Edgar Ramirez on ‘Joy’ and how to be a male feminist

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The “Carlos” and “Point Break” actor says he loved playing a guy supporting a strong woman (Jennifer Lawrence) in the latest from David O. Russell.

Edgar Ramirez doesn’t take every movie offer that comes along. “I choose them very carefully, so I can be happy,” the actor tells us. The 38-year-old Venezuelan actor — of “Domino,” “Zero Dark Thirty” and the epic miniseries “Carlos” — is in two movies out on Christmas Day: the remake of “Point Break” and a key supporting role in David O. Russell’s “Joy.” We’re talking to him about “Joy,” in which he plays Tony, the ex-husband of Jennifer Lawrence’s titular single mom, who’s stayed in her life — in fact, in her basement, which he shares with her father (Robert De Niro) — post-divorce and who winds up helping her as she invents and sells the Miracle Mop.

You’ve often spoken of needing something that connects to you deeply to take on a project. What was it with “Joy”?

It was the possibility of playing such a romantic character who is, at the same time, so passionate and so flawed. And it was about making a film about a strong woman, which we don’t get to see very often in society, let alone in cinema. With no hesitation or reservation or shame or fear of compromising his manhood or masculinity, this guy is ready and willing to stand by and support and celebrate the strength of the woman he loves. That requires a lot of courage in this macho-normative society — to feel completely comfortable standing behind a strong woman. I’m a feminist myself, and I think real feminism has nothing to do with hating men. It’s all about equality. Equality benefits each one of us. Even men benefit from feminism. It releases us from a lot of the stigmas that are imposed on us by macho culture.

It’s also unusual to see a film in which exes manage to stay friends. To stay by someone after a break-up requires a very deep kind of love.

That was the other aspect for me: They’re no longer a romantic couple; they’re friends. The movie suggests that unconditional love can last forever. It just takes different forms. That gives us a lot of hope, because if the romantic part of a relationship doesn’t work it doesn’t mean the relationship has to end. True love can take on different forms. Heartbreak is hard and divorce is hard, so it’s beautiful that he was able to stay in her life. It’s about putting everything you have at the services of the person you love, so that person can become the best version of themselves. I can’t recall another contemporary film that explores a relationship between and ex-wife and an ex-husband in this manner.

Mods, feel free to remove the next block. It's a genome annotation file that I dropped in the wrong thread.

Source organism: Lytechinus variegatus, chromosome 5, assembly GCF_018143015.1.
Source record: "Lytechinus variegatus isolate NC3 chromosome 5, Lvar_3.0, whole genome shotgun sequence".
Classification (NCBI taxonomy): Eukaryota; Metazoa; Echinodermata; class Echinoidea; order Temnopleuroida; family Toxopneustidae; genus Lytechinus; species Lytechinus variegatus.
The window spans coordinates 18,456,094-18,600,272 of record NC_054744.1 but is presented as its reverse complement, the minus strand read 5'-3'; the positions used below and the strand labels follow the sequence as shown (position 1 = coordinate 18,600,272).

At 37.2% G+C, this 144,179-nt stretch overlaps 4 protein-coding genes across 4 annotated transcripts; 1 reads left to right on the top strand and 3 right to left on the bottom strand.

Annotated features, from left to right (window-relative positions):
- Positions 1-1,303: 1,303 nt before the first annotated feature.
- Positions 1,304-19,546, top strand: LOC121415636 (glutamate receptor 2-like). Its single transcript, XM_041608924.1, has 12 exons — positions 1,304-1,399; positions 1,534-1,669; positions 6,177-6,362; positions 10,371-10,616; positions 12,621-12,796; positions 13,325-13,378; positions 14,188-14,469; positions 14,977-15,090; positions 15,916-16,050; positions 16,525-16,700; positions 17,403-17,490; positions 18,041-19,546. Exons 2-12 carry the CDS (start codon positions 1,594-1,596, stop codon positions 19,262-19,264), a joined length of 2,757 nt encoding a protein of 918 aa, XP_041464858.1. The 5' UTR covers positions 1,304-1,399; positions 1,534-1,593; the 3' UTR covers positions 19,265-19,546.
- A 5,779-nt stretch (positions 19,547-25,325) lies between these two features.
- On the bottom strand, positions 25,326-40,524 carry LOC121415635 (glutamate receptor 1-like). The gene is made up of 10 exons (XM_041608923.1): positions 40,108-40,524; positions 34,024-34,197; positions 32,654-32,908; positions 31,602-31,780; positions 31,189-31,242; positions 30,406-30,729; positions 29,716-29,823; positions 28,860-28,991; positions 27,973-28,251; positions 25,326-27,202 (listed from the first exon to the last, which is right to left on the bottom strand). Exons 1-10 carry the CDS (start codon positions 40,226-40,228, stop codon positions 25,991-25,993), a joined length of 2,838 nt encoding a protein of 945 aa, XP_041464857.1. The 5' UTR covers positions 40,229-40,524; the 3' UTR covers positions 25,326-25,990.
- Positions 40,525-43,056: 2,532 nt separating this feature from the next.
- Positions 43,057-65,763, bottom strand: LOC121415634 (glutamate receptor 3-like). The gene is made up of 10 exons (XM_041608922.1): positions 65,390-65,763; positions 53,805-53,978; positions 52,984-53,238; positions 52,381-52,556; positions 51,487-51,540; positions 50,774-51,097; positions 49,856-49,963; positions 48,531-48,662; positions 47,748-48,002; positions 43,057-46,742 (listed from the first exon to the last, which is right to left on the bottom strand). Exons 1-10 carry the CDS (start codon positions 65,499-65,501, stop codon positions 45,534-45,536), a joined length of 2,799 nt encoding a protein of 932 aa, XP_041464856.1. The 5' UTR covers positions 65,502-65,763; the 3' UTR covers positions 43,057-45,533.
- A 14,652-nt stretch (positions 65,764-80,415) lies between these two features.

David O. Russell is famous for films that boast contained chaos. What is that like as an actor to be in the middle of that?

It felt like chaos to us, but in his head everything makes complete sense. That’s part of his genius. He doesn’t think linearly. It’s incredible the amount of information he can process. Everything ends up making sense. He asks you to trust him, and he trusts you. It’s a dance. It’s like everything’s floating around him and he grabs whatever he needs at a specific moment. That is a beautiful process to be a part of. But it also makes you feel relaxed, that you don’t need to be in your head. You’re just open. It’s like life itself. When you’re walking down the street you’re not thinking about walking. You’re just doing it. It’s beautiful when a director gives you the opportunity to be outside of your head.

This isn’t strictly a comedy but it is more comedic than anything you’ve done before.

It’s a departure from these cerebral characters I’ve played. There’s a tenderness to this character that I haven’t had the opportunity to explore before. I love that, to be completely emotional. He gets criticized by Bob [De Niro’s] character, but it always slides right off of him. Nothing gets in his head. Everything comes from the heart.

I’m a huge admirer of “Carlos” and of director Olivier Assayas, whose “Clouds of Sils Maria” is one of this year’s best films. He also works with a controlled form of chaos that must be challenging for actors.

Olivier operates in some aspects similarly to David — things can feel, at first, too asymmetric. He asks you to do thing and you say, “Really?” He would say, “It’s working, man. Don’t worry.” You watch the film and it truly worked. You’ve got to trust those guys. They’re geniuses.

 

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